Today I received an email from a Romanian gentleman, asking about the translation of the lost passage by John Chrysostom from Oratio 2 adversus Judaeos, which I commissioned and then gave away recently. He wanted to make a translation into Romanian. So he asked what I paid the journal, in which Wendy Pradels published the Greek text with notes and German translation, for permission to have that English translation made. I replied that I paid them nothing; there was no money in all this, and any claim to own a text by a man dead 16 centuries might be valid in some benighted lands but hardly in the USA.
But it led me to muse on the likelihood that any academic publisher would try to sue out a claim to copyright in such a case. It would hardly be sensible, in my opinion; why sue over what has no commercial value?
While in bath, tho, my sense of humour took hold, and I took to wondering what questions one could ask in court. Copyright only vests in “original, creative works.” So…
“M’Lud, can the plaintiff tell us which specifically which words in the first line are NOT by John Chrysostom?”
“Would you give us a list of the differences between the text printed and the text composed in 400 AD by John Chrysostom? If you cannot list the portions which are an original creative work by yourselves, on what possible grounds can you claim that any of it is by you?”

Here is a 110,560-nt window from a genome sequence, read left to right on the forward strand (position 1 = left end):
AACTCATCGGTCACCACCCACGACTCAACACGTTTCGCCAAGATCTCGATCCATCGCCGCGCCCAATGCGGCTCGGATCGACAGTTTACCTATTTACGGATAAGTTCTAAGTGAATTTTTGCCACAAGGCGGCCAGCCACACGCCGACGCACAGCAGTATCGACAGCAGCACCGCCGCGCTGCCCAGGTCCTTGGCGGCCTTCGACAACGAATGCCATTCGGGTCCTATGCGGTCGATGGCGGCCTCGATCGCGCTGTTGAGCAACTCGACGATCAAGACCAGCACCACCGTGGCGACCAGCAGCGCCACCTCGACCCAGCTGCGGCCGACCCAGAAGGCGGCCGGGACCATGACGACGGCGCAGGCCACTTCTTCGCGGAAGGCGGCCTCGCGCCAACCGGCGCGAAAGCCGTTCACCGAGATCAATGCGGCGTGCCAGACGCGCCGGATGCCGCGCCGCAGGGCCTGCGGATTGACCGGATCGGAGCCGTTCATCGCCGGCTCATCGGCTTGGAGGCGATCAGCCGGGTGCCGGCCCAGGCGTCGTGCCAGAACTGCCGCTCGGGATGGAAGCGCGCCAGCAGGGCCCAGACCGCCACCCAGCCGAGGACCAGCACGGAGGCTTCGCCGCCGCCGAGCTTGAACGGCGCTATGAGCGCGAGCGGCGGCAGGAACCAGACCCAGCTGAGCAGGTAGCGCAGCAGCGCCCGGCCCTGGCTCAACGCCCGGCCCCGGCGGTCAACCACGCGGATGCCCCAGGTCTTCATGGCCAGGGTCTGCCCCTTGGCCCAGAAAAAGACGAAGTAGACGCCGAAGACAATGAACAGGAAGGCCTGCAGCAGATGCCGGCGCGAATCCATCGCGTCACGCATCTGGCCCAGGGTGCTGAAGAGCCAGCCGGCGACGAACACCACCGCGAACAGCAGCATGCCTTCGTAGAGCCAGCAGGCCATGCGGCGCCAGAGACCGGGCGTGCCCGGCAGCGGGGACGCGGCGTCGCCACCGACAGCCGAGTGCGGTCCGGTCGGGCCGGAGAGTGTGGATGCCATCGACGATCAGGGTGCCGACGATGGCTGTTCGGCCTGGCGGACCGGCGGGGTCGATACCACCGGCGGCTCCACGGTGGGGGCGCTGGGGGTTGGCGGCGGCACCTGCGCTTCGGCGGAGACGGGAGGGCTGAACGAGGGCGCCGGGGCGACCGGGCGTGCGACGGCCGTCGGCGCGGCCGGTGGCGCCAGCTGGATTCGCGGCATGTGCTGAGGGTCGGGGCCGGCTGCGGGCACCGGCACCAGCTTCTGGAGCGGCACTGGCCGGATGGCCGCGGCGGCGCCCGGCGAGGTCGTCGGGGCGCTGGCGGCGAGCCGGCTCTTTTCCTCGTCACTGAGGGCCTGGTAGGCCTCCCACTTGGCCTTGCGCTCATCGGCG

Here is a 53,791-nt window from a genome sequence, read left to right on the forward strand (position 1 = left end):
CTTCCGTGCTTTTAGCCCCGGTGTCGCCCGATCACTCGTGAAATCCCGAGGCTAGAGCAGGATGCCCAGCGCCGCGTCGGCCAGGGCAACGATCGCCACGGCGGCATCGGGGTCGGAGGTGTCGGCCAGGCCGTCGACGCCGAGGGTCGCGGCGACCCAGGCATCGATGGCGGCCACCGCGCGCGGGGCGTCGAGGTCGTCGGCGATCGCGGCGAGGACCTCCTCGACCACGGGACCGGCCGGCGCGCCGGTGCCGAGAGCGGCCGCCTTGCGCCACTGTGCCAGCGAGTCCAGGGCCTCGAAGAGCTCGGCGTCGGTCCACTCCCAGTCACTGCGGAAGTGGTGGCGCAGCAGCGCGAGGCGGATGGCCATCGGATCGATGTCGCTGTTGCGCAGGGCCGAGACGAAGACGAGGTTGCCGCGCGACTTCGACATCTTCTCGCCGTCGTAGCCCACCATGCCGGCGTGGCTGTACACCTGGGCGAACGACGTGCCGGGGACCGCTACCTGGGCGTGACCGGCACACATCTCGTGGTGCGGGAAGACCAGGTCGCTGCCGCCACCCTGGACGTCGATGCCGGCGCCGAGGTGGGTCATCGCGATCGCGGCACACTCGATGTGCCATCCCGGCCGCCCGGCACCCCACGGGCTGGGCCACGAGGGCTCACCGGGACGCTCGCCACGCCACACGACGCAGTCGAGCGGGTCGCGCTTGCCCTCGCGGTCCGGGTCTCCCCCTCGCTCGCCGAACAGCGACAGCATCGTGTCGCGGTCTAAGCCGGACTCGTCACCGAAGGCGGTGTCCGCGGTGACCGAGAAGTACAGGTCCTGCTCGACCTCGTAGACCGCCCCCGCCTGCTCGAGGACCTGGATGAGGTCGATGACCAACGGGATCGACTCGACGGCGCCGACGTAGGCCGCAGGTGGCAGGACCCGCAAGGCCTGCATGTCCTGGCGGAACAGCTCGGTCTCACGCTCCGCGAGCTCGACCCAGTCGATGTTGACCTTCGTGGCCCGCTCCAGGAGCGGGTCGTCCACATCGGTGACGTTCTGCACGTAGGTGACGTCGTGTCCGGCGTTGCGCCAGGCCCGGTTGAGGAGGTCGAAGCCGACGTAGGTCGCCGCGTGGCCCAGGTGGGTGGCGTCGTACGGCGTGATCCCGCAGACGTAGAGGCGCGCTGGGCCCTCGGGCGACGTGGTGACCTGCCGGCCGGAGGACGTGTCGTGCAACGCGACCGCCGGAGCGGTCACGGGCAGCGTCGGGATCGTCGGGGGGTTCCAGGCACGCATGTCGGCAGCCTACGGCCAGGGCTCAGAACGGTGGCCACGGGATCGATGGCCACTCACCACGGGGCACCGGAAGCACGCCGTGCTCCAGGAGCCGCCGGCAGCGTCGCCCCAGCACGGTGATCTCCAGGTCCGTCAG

“Would you tell us what the commercial value of this item was, when you purchased — as you believed — the copyright from the scholarly author? Did you pay any money at all for it?”
And so on.
I suspect, sadly, that courts are unimpressed by rhetoric unless it involves clever points of law. The layman who ventures into these waters does so at his peril, and indeed few of us ever do so unless cornered. As Auberon Waugh remarked, from bitter experience, “He who goes to court places himself in the hands of a ring of grinning rascals who will all run up costs as fast as they can until somebody has to pay.”
It’s probably easier and safer just to meet the plaintiff, shake hands with him, and then pitch him head first out of his office window, “accidental-like”. Would the fines for so doing be at all likely to reach the charges that any law firm would demand?
The serious point behind all this is that the relentless march of commercial interests taking a yard where the law granted an inch has reached the point of absurdity. Only the common sense exercised by publishers in the anglophone world is restraining them from foolishness of the sort feared by our Romanian friend; and outside that sunlit circle of generosity and mutual respect, there have been many examples of insane greed. We need to push back.
Genuine creative work should be protected by copyright, for the benefit of us all. Attempts to own the work of the ancients, by one subterfuge or another, should not exist in a civilised land.